• Shoeless

          Not a builder by trade, but built 3000 sq ft with high end finishes (and a lot of sweat equity) for 200/ft. A builder could do even better. 3000 doesn’t include 1000 sq ft finished basement.

      • Toonces

        The house has 4500 sq feet above ground. There is an additional unfinished basement that would add 1500 sq feet. Hard to know until close whether he got 2.178. I bet closer to 2M but I am usually wrong. It’s a modular home – maybe that decreases costs somewhat?

        • Figure $65 sq.ft. for the modular, plus finish work, appliances, upgraded bathrooms, etc. $800,000 in, I’m guessing. Plus land.

          • Toonces

            thanks Chris and thanks to builder Fact check. Boyd seller did well. It was a nice house – great spaces inside. Just too much on-the-curb appeal.

        • Factcheck

          Toonces– not a builder. I’m building a custom house and writing checks to my builder and feeling the pain of the rising cost of each ‘upgrade.’ Builders’ economics has improved materially in the past year. They were not able to compete with end users up to this year, now probably the economics has tilted towards builders and as a result we will likely see more spec house … If they can find decent land.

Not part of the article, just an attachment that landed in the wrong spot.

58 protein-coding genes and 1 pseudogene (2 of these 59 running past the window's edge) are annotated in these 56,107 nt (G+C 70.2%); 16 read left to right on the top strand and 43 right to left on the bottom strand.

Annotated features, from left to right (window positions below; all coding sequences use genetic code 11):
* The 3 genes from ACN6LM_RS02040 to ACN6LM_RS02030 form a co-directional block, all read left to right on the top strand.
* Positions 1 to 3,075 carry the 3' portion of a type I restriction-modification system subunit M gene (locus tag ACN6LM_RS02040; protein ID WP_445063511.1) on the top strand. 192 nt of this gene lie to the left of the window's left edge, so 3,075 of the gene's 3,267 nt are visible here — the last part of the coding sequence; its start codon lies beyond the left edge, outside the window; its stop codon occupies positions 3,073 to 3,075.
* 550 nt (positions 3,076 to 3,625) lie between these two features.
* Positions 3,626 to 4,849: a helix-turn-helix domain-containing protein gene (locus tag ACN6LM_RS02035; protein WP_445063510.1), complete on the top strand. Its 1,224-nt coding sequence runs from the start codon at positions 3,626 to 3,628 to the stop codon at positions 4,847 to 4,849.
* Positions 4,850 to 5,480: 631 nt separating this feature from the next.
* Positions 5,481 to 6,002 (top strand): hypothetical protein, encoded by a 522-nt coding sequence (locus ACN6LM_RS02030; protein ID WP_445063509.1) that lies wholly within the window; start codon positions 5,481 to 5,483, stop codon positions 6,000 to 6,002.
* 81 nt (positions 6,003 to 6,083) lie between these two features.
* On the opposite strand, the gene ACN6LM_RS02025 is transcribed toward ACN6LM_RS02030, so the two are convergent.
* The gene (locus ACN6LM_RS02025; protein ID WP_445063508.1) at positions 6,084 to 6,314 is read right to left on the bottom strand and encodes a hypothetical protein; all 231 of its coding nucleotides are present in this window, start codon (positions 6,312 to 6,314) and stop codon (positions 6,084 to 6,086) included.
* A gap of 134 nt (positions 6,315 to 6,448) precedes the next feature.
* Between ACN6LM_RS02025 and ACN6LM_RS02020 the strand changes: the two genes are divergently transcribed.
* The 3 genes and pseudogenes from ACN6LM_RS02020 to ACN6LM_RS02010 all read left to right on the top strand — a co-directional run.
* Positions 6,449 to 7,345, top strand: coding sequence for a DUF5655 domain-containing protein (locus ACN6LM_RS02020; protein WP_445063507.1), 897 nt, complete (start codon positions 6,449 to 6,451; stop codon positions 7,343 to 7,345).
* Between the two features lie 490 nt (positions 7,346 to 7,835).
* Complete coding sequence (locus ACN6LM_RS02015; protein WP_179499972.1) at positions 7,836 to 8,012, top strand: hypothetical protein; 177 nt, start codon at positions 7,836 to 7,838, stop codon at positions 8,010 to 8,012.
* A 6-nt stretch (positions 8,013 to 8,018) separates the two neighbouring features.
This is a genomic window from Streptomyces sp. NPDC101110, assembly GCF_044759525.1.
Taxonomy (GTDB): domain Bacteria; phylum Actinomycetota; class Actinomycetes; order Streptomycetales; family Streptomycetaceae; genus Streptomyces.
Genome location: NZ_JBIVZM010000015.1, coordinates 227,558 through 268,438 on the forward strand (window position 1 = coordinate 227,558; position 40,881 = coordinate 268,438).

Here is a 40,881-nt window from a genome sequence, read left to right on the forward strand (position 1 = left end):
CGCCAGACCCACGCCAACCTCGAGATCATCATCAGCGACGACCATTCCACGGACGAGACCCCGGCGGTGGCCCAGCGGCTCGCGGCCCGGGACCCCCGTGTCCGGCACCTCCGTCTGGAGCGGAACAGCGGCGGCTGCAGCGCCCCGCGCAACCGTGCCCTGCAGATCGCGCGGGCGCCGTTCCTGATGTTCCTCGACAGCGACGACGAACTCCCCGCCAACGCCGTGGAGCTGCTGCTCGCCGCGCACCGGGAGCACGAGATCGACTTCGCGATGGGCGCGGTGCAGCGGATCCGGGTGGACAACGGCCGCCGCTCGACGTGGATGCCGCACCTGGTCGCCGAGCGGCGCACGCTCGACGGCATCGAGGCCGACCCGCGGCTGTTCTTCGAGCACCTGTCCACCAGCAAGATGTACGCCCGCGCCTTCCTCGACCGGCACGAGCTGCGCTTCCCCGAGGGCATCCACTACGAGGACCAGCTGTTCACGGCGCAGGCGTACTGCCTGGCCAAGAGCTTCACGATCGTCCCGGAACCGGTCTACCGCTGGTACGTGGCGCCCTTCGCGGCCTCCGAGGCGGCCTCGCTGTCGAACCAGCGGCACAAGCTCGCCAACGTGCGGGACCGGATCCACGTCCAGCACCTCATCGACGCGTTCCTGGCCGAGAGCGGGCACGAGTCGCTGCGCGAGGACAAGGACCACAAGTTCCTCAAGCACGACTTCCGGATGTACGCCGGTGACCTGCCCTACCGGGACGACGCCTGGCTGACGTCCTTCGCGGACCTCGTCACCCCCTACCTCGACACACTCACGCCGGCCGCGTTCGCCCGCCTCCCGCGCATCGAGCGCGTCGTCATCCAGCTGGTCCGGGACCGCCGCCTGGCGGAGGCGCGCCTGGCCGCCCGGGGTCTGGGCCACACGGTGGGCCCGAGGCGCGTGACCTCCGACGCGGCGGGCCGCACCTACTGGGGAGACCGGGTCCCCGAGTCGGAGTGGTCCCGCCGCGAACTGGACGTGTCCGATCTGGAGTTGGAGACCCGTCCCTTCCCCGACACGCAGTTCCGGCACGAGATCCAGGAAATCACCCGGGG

• Toonces

            Fact check, thank you! I think those numbers were easier to understand than I’ve heard from anyone else. Maybe it’s a Pelosi thing – you’ll find out how much it costs after you start building…..

      • Factcheck

        The house is not high end, but rather a basic mid level spec. That level modular is somewhere around $250/sqft for end user including a finished basement. Assuming GC margin is 20% then cost to builder is $200/sqft. Stick built will add about $10/sqft and 2 months.
        From this basic point the cost goes up (standard to 3000sqft):
        * shingle roof $10/sqft
        * higher end windows $5/sqft
        * more recess lights $5/sqft